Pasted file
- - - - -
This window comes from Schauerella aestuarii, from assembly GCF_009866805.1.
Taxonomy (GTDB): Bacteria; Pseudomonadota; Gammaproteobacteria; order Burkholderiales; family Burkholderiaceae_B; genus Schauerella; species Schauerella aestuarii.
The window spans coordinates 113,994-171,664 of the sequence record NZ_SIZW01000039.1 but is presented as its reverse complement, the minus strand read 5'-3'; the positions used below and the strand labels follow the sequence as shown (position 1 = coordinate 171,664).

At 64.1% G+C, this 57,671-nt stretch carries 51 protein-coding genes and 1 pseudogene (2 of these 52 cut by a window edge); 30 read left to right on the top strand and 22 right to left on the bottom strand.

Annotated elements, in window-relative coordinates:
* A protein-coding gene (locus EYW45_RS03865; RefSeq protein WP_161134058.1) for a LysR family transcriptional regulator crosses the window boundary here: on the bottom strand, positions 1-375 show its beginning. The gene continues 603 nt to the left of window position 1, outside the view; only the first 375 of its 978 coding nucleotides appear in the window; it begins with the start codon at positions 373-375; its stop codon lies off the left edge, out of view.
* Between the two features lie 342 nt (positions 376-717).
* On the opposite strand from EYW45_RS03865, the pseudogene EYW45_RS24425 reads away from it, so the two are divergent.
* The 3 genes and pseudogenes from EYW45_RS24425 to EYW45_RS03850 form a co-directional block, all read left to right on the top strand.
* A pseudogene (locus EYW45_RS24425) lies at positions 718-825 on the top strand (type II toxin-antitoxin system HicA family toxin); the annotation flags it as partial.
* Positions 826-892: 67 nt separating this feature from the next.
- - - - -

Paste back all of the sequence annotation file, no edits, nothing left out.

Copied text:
This window comes from Schauerella aestuarii, from assembly GCF_009866805.1.
Taxonomy (GTDB): Bacteria; Pseudomonadota; Gammaproteobacteria; order Burkholderiales; family Burkholderiaceae_B; genus Schauerella; species Schauerella aestuarii.
The window spans coordinates 113,994-171,664 of the sequence record NZ_SIZW01000039.1 but is presented as its reverse complement, the minus strand read 5'-3'; the positions used below and the strand labels follow the sequence as shown (position 1 = coordinate 171,664).

At 64.1% G+C, this 57,671-nt stretch carries 51 protein-coding genes and 1 pseudogene (2 of these 52 cut by a window edge); 30 read left to right on the top strand and 22 right to left on the bottom strand.

Annotated elements, in window-relative coordinates:
* A protein-coding gene (locus EYW45_RS03865; RefSeq protein WP_161134058.1) for a LysR family transcriptional regulator crosses the window boundary here: on the bottom strand, positions 1-375 show its beginning. The gene continues 603 nt to the left of window position 1, outside the view; only the first 375 of its 978 coding nucleotides appear in the window; it begins with the start codon at positions 373-375; its stop codon lies off the left edge, out of view.
* Between the two features lie 342 nt (positions 376-717).
* On the opposite strand from EYW45_RS03865, the pseudogene EYW45_RS24425 reads away from it, so the two are divergent.
* The 3 genes and pseudogenes from EYW45_RS24425 to EYW45_RS03850 form a co-directional block, all read left to right on the top strand.
* A pseudogene (locus EYW45_RS24425) lies at positions 718-825 on the top strand (type II toxin-antitoxin system HicA family toxin); the annotation flags it as partial.
* Positions 826-892: 67 nt separating this feature from the next.